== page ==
The Man From Essence: Creating A Magazine For Black Women.
Edward Lewis with Audrey Edwards.
New York: Atria Books.
295 pp., $25 (hardcover).
This book is an in-your-face victory lap for Edward Lewis, who wants to be known as the last man standing when Essence magazine, that bold, highly educated, hooped-earring-ed soul sister, sold itself to Time Warner ten years ago. This work is a great story of how one “gets over,” in all the ways that implies. It is a tale of Black American success: of how Civil Rights Movement-era Black capitalism converged with elite white liberal guilt and embryonic Black feminism (and, whether the author acknowledges it enough, the Black Power movement and all that radical movement entailed) to birth a powerful vehicle that spoke to, and for, Black women.
It’s in the tradition of books such as Reginald F. Lewis’ “Why Should White Guys Have All The Fun?” and John H. Johnson’s “Succeeding Against The Odds.” Lewis, with help from Audrey Edwards, a former Essence executive editor, explains how the magazine idea was birthed in 1969 by four Black male business partners and ended its Black-owned reign with just him, the quiet, cold, calculating survivor.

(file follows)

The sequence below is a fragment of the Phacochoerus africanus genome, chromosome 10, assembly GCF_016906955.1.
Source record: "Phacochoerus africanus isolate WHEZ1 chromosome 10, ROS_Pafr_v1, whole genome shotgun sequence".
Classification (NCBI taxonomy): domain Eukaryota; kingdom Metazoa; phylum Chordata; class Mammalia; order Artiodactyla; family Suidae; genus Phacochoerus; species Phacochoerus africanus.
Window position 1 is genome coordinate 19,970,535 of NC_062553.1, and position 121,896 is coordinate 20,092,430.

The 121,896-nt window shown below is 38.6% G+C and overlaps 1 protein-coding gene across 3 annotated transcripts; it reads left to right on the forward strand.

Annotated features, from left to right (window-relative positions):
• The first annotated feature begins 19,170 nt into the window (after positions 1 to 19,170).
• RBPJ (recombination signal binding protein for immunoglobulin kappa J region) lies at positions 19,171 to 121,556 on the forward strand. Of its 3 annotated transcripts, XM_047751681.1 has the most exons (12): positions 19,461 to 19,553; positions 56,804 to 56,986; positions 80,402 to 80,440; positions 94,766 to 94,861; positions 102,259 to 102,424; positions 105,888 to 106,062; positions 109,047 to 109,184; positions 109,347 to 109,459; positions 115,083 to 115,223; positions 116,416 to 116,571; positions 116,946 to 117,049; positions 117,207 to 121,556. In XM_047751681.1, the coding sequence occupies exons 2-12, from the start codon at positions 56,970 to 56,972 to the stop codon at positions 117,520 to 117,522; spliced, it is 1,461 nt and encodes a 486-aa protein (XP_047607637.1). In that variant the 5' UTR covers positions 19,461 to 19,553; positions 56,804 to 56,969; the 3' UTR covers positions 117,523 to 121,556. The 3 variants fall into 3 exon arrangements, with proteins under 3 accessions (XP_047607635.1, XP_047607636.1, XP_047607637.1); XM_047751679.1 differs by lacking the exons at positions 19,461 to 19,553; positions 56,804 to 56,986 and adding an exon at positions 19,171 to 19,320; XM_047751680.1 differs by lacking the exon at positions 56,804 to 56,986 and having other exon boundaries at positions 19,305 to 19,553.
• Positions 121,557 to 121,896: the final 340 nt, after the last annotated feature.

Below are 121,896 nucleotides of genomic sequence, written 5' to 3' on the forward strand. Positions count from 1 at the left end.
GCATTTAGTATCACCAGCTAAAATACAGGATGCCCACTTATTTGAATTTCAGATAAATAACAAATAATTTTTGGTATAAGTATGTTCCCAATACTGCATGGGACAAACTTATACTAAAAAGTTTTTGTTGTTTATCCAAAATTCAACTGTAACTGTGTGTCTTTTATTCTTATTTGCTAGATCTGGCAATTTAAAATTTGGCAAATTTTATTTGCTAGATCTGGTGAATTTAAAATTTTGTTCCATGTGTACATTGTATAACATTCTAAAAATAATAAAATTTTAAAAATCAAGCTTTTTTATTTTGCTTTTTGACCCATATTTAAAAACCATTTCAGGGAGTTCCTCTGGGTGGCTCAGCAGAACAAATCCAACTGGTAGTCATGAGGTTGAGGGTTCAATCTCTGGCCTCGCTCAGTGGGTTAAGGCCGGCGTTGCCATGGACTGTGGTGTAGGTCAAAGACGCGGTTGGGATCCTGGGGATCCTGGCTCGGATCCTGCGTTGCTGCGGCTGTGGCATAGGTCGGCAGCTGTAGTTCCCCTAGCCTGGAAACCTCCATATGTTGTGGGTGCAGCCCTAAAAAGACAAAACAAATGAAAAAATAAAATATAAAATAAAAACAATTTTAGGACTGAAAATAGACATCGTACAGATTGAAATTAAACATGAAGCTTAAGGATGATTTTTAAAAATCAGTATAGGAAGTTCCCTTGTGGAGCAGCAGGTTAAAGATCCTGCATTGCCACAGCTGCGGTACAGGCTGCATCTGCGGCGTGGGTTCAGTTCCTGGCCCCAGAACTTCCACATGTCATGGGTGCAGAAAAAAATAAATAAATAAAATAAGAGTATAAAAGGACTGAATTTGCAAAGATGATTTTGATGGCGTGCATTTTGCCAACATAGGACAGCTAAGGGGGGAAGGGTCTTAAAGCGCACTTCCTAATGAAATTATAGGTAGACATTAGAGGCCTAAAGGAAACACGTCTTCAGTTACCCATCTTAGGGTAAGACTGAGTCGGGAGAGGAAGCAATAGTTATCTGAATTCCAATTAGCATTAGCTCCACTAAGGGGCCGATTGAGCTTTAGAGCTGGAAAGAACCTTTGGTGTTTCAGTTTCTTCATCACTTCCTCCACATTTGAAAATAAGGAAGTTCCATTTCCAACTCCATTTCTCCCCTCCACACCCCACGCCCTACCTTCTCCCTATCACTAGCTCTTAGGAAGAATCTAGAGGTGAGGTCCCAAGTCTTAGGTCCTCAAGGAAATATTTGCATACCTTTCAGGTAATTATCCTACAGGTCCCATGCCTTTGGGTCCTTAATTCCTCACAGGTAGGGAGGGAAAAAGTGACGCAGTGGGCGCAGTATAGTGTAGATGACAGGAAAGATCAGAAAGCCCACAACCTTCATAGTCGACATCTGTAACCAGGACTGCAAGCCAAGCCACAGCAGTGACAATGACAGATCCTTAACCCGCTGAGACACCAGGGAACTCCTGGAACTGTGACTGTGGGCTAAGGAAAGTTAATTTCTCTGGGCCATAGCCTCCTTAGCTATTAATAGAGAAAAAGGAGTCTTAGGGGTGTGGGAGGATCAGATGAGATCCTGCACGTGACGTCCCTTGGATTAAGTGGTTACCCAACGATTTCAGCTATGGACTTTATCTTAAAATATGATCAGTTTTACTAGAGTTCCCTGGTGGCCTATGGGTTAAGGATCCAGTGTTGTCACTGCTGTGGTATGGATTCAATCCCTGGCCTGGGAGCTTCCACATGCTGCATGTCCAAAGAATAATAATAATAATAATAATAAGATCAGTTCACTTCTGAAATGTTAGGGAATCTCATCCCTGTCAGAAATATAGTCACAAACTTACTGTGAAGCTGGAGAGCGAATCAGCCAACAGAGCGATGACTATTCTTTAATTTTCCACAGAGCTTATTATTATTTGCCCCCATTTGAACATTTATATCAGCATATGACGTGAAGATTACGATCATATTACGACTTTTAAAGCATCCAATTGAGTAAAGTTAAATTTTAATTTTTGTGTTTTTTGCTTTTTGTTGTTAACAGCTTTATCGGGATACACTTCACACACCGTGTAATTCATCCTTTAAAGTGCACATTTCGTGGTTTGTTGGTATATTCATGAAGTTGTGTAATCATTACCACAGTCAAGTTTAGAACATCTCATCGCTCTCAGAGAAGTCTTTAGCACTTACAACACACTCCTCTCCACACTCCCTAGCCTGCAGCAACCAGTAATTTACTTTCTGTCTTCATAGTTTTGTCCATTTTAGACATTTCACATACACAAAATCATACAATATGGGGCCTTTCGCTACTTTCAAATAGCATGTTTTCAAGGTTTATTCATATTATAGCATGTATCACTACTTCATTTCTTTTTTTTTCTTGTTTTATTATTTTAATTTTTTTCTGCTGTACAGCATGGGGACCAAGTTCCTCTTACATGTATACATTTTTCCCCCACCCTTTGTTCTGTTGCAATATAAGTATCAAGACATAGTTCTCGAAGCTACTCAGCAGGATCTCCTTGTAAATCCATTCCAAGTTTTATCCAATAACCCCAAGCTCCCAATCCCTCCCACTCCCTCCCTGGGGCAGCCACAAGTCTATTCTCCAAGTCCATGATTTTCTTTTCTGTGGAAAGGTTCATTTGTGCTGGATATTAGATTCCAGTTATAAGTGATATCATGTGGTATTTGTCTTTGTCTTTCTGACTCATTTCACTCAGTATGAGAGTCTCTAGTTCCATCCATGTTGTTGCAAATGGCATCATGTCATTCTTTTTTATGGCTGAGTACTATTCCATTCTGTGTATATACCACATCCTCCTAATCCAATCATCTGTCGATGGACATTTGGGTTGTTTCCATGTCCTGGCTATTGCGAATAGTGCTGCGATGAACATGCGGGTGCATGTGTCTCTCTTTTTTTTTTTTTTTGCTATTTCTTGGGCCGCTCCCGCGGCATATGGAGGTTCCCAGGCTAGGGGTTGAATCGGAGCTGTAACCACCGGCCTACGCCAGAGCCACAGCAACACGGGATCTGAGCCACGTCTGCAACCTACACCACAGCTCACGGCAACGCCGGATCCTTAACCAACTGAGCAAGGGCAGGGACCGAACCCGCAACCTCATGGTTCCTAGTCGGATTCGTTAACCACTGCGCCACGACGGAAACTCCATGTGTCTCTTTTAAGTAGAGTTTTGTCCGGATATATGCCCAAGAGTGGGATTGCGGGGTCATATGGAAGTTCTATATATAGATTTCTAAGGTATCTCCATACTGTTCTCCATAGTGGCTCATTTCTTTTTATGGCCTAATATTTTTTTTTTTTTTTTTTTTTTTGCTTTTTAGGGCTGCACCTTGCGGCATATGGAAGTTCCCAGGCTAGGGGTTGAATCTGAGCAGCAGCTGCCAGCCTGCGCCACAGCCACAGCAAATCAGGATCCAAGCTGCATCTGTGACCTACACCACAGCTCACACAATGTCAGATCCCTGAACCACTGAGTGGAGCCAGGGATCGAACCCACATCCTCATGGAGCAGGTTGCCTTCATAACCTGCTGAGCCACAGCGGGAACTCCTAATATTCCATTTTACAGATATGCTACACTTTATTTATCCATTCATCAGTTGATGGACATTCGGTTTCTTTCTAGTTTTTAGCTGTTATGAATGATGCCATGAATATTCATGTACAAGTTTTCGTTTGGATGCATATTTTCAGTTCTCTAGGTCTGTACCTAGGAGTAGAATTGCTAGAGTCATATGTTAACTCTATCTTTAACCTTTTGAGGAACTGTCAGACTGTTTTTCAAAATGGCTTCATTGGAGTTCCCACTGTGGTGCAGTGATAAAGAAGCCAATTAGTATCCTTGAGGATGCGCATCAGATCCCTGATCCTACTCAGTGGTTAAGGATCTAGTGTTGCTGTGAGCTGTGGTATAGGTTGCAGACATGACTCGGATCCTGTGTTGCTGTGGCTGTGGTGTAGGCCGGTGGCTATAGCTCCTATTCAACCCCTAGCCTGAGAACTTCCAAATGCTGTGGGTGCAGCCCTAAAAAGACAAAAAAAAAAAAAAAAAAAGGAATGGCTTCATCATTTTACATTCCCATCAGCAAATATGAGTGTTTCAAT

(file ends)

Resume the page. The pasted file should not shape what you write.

Essence and Black Enterprise both exploded onto the scene in 1970—new Black magazines for a new Black Baby Boomer generation of conscious but ambitious young people. Lewis recounts the days when his allies were white liberals who were more liberal and felt guiltier about white supremacy than they do in 2015, and when doors were opening for new people to try ideas and build new institutions. These young Black people watched new television shows such as “Soul Train,” wore new clothes, rode new cars, and thought anew about how to reconcile the Black with the American. This new, emerging, African-American middle class was no longer taking its cue from, say, The Crisis magazine: it had to learn new roles on the fly while always looking cool and in control.
Although Lewis is a few years in front of the Baby Boomers, he understood the incoming tide well. “By the time we started raising capital for the magazine, a race and a gender had been transformed,” Lewis writes. “We were on the cusp of the revolutionary seventies, a decade in which Negro became Black; Black became uppercased; women publicly burned their bras; sex became liberated; and Black is Beautiful became the new anthem for a race that seemed to be on the verge of winning the struggle for civil rights. The civil rights movement was cresting just as the women’s movement was gaining momentum, empowering a new generation of Black women to ride on the tide of both, and a new magazine to be in the vanguard of marketing to them.”
This was also a period in American history in which magazines engaged in narrative journalism that television and radio did not yet know how to match, when weekly and monthly magazines had personal, passionate relationships with millions of readers. Essence was tailor-made to join that elite white magazine club, using the finest African-American literary and visual fabric that could be created. By 1980, its tenth year, that relationship of Essence to consumer was, to use a word in the exclamation of the times, solid.